Meanwhile, this has made me realize something I should have thought of a long time ago, and that is that I should be saving my blog entries every day as a matter of course so that this can’t happen again in the future! I’m starting today!

Yesterday I was up at 5:30 and Lina and I said goodbye to my parents and got on the road at 6:30. We drove back to Nashville to have breakfast with Mary and Jordan. They were a little groggy when we got there, but they were busy preparing a hearty breakfast and the table was beautifully set:


(This actually was taken after we demolished the hearty breakfast). I was especially tickled to see Mary using the lovely placemats she so unwillingly made seven years ago–the one and only thing she ever made for her so-called “hope chest.”

We stayed longer than we should have because we just love hanging out with Jordan and Mary, and maybe we also were just a little charmed by their two adorable kittens, Howl and Calcifer:


Eventually, of course, we got back on the road which seemed to go on forever as we slowly left the pleasant coolness of Tennessee and drove down through the increasing warmth of Arkansas and then Texas. It was good to be home!

Today I had to go shopping first thing and then get ready for class. Just one more to go! I love to hear the stories that the kids come up with.


Whispering Hope

Whispering Hope

Septimus Winner

Soft as the voice of an angel,
Breathing a lesson unheard,
Hope with a gentle persuasion
Whispers her comforting word:
Wait till the darkness is over,
Wait till the tempest is done,
Hope for the sunshine tomorrow,
After the shower is gone.

Whispering hope, oh how welcome thy voice,
Making my heart in its sorrow rejoice.

If, in the dusk of the twilight,
Dim be the region afar,
Will not the deepening darkness
Brighten the glimmering star?
Then when the night is upon us,
Why should the heart sink away?
When the dark midnight is over,
Watch for the breaking of day.

Whispering hope, oh how welcome thy voice,
Making my heart in its sorrow rejoice.

Hope, as an anchor so steadfast,
Rends the dark veil for the soul,
Whither the Master has entered,
Robbing the grave of its goal.
Come then, O come, glad fruition,
Come to my sad weary heart;
Come, O Thou blest hope of glory,
Never, O never depart.

Whispering hope, oh how welcome thy voice,
Making my heart in its sorrow rejoice.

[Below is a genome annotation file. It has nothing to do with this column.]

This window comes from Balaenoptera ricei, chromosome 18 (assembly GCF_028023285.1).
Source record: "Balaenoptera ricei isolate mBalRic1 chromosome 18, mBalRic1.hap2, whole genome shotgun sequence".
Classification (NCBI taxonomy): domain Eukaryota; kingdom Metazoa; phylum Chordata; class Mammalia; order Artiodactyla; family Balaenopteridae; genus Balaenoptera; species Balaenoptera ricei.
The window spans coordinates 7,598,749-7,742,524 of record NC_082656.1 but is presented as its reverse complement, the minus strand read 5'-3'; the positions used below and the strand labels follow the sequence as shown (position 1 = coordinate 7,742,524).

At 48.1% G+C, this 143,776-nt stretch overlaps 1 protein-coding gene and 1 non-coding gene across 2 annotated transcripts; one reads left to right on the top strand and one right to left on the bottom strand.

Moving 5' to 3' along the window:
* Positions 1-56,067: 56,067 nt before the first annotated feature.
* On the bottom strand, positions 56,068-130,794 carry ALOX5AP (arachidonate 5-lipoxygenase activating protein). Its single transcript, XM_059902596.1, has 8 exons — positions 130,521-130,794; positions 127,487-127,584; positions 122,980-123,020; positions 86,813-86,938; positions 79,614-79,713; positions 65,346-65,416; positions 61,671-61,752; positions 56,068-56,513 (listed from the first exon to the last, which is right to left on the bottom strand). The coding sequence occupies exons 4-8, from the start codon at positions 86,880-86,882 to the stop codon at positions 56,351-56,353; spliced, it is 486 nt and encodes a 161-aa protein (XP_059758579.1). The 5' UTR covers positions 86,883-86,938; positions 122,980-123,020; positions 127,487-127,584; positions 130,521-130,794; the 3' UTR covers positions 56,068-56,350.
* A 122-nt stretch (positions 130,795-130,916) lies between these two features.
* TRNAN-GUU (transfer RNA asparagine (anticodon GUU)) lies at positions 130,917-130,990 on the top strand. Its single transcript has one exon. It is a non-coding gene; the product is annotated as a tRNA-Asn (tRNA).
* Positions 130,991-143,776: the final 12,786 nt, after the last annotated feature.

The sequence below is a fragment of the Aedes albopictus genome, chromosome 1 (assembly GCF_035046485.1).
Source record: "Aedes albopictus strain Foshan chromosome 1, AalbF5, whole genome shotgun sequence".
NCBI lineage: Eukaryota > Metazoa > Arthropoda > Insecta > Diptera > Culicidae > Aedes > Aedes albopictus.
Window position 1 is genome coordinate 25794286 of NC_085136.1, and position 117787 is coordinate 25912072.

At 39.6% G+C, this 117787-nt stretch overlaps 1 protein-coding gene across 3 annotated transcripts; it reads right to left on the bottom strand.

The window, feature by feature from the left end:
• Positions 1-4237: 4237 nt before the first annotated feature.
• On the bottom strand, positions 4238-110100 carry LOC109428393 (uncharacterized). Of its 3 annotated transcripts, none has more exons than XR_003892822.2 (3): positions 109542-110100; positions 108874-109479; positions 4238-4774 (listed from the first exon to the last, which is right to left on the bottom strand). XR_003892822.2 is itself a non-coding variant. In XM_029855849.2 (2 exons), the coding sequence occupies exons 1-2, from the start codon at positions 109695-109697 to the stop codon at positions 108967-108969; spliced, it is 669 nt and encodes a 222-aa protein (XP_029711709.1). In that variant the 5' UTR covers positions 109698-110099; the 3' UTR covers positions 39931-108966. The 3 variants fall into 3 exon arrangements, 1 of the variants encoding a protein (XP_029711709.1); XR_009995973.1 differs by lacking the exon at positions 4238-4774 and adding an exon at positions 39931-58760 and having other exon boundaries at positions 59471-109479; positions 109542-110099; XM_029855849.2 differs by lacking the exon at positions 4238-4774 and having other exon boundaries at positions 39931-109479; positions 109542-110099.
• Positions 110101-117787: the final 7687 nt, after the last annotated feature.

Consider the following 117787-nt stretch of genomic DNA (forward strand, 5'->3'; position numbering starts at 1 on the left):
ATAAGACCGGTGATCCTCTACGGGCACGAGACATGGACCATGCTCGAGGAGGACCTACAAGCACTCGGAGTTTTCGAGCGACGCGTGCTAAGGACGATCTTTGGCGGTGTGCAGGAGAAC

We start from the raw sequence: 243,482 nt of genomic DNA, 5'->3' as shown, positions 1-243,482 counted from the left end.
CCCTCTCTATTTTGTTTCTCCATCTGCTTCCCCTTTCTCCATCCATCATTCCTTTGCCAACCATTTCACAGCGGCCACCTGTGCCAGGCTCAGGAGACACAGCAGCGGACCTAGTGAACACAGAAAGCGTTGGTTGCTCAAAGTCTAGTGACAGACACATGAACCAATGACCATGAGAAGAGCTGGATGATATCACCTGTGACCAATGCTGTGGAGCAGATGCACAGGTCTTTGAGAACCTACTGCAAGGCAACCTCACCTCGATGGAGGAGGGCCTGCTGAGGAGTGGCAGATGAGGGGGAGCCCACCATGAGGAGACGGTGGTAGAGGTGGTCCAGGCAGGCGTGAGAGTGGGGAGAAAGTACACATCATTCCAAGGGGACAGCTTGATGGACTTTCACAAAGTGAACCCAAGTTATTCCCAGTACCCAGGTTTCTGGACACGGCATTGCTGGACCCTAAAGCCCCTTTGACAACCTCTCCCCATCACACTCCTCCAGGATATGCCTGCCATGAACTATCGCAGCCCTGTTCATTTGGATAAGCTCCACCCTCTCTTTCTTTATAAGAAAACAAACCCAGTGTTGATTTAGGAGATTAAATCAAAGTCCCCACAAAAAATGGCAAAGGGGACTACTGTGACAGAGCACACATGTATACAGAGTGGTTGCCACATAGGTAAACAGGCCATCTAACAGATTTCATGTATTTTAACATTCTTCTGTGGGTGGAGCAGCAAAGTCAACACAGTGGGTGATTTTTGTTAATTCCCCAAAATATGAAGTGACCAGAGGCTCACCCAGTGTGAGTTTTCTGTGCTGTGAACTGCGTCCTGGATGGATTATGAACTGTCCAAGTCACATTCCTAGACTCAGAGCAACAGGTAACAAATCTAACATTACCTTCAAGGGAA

Stay at Home Day

Guess how many thrift stores we went to today? None. We sort of slept in before having a leisurely breakfast. We did some knitting. My mom started getting stuff ready to make fruit cake. I downloaded more blog entries. After lunch, we all took a nap. It’s nonstop action around here!

Eventually, the fruitcake batter was beaten into submission by Lina, who has more muscles than my mother and me put together. With the cakes in the oven, Lina and I set off for the beach for the last time. It wasn’t quite as lovely a day as yesterday, but it was wonderful to be back by the water. We treated ourselves to some ice cream before easing back into the water.

Once we were thoroughly waterlogged, we dried off and moseyed back. A mosey is about as fast as I can go these days. My mom had made lasagna for supper, and had saved out some sauce for me to have with rice since I can’t have the pasta.

I did a load of wash, downloaded and deleted more blog entries, and a little more knitting. All that’s left is to finish packing and try to get more sleep than I did the night before we left on this trip! At least we have another brief visit with Mary and Jordan to look forward to. I’m trying not to think about Monday. Or Tuesday. Or Wednesday. And I’m really trying not to think about Thursday, when we head out of town again.

A Sublime Summer Day

We knew today was going to be cool because Mary and Jordan were coming. But first, my mother suggested that Lina and I check out a couple more thrift stores. She was too busy making a peach pie to come with us, so we got directions and took off on our own. I was kind of excited to find a nice fondue set at the first place, because fondue at Christmas is a tradition of ours and I though Mary might like to have that option. So I took the fondue set up to the counter, only to see another, better fondue set (brand-new, never opened) for the same price as the one I had. I was so tickled.

The second store yielded fewer treasures than the first, but we did find a couple of things we could use. Then we went back to the café/gift shop that my mom had taken us to on Wednesday. Both of us had seen things there that we wanted to go back for. By the time we finished there, we barely had enough time to make it back to my parents’ house before Mary and Jordan pulled up.